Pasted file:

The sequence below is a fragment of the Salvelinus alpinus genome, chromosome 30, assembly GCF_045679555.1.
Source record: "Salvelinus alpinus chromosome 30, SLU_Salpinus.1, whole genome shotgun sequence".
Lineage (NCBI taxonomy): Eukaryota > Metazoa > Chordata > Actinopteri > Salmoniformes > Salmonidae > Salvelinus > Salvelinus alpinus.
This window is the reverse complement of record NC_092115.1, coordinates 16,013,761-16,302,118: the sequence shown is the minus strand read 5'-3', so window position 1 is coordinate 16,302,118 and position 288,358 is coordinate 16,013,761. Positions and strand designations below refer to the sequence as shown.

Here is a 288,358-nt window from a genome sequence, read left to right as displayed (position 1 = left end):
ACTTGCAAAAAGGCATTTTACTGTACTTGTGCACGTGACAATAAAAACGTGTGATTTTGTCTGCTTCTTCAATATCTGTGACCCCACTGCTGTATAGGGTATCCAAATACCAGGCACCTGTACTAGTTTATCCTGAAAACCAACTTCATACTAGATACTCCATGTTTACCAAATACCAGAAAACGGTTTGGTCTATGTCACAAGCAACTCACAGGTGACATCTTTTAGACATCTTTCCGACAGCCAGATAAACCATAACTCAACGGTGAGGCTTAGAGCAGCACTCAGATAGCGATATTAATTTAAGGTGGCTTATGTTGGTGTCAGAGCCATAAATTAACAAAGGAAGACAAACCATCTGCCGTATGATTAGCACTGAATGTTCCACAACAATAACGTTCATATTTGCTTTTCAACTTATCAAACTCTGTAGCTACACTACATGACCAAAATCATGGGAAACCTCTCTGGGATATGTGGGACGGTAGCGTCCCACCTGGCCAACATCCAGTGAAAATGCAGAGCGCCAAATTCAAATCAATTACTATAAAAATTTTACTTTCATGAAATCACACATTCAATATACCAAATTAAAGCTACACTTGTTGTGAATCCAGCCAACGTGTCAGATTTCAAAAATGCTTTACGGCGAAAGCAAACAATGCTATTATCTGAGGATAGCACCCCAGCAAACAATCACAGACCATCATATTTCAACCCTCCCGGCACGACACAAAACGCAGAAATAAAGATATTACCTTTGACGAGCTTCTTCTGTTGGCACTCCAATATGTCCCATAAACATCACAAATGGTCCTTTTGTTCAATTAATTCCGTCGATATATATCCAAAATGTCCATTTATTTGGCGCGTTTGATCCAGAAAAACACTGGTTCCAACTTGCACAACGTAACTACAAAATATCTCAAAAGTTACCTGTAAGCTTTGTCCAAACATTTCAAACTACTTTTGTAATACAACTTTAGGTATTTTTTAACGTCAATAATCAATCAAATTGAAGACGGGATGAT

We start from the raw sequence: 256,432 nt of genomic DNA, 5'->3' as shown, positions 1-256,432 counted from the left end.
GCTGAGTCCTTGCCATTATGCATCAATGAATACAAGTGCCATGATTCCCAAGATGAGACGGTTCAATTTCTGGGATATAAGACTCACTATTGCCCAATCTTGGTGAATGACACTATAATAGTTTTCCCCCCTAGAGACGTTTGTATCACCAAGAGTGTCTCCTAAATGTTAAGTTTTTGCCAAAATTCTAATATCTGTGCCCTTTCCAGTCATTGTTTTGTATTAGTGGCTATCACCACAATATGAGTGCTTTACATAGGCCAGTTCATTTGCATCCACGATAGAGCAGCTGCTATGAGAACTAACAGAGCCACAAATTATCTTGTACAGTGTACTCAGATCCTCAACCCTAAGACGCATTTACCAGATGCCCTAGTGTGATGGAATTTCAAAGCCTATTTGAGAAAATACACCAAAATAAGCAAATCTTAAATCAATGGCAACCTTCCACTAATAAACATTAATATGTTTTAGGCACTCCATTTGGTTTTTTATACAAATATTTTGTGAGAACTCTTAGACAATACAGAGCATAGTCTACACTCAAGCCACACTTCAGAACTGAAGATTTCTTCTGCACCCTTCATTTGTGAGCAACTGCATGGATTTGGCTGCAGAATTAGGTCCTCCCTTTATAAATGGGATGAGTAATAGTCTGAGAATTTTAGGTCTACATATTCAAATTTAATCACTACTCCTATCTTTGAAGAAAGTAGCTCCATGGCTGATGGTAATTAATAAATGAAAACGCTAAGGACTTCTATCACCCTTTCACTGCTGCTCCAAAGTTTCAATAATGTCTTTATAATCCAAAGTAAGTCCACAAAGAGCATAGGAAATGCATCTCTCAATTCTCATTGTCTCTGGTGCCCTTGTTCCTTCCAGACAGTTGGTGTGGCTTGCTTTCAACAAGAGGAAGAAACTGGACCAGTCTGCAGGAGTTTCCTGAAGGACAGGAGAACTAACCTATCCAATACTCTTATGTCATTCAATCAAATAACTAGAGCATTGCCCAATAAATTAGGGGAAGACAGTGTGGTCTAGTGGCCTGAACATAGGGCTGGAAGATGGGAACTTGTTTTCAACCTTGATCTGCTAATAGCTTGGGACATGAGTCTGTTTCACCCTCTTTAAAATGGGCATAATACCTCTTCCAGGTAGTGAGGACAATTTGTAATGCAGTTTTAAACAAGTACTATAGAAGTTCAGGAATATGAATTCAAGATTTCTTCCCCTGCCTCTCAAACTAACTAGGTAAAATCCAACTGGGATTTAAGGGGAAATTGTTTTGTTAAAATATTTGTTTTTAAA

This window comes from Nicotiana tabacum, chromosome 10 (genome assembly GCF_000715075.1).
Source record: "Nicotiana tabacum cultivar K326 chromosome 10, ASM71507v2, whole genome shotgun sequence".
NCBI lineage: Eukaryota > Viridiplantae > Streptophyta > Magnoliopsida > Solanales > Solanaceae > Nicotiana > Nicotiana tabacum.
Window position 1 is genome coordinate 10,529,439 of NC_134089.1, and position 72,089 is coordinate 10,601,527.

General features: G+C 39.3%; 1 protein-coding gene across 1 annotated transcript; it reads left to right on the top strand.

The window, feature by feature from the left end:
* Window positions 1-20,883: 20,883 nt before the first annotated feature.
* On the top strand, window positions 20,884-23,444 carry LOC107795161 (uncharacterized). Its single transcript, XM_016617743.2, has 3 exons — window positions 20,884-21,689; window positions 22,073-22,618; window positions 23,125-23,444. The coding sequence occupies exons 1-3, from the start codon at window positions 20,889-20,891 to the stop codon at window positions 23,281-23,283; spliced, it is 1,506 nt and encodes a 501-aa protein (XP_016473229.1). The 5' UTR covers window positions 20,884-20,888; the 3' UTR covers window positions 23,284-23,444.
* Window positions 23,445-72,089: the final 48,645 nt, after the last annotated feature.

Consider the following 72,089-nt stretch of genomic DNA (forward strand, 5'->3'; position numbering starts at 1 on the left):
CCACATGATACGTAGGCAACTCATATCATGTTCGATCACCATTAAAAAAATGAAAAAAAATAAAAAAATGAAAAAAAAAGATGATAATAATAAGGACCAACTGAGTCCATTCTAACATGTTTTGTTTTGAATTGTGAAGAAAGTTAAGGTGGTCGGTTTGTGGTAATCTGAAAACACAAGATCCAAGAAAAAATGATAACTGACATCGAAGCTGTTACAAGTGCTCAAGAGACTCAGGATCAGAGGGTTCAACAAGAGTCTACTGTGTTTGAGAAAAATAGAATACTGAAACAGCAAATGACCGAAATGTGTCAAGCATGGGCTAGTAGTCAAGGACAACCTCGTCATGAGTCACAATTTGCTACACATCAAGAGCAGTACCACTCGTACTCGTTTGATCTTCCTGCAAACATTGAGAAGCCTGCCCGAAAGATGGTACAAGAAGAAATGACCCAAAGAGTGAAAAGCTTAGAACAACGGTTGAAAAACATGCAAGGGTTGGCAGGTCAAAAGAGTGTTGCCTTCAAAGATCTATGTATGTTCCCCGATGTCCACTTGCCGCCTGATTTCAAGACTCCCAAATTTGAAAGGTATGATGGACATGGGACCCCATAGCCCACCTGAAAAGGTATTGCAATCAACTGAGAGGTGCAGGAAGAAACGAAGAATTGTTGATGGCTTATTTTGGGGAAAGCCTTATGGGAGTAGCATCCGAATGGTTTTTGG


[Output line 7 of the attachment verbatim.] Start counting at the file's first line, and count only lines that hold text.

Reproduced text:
We start from the raw sequence: 256,432 nt of genomic DNA, 5'->3' as shown, positions 1-256,432 counted from the left end.